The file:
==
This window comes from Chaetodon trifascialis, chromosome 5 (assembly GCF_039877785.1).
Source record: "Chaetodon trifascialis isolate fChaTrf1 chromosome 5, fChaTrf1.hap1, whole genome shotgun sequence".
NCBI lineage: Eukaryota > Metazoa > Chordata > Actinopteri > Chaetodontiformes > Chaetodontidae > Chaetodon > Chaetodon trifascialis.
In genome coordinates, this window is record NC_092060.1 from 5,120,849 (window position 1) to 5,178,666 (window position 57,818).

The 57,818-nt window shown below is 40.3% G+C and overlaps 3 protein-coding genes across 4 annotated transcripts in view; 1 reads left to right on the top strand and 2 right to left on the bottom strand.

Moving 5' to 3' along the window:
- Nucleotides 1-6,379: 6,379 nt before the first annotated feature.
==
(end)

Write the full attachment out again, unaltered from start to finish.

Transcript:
This window comes from Chaetodon trifascialis, chromosome 5 (assembly GCF_039877785.1).
Source record: "Chaetodon trifascialis isolate fChaTrf1 chromosome 5, fChaTrf1.hap1, whole genome shotgun sequence".
NCBI lineage: Eukaryota > Metazoa > Chordata > Actinopteri > Chaetodontiformes > Chaetodontidae > Chaetodon > Chaetodon trifascialis.
In genome coordinates, this window is record NC_092060.1 from 5,120,849 (window position 1) to 5,178,666 (window position 57,818).

The 57,818-nt window shown below is 40.3% G+C and overlaps 3 protein-coding genes across 4 annotated transcripts in view; 1 reads left to right on the top strand and 2 right to left on the bottom strand.

Moving 5' to 3' along the window:
- Nucleotides 1-6,379: 6,379 nt before the first annotated feature.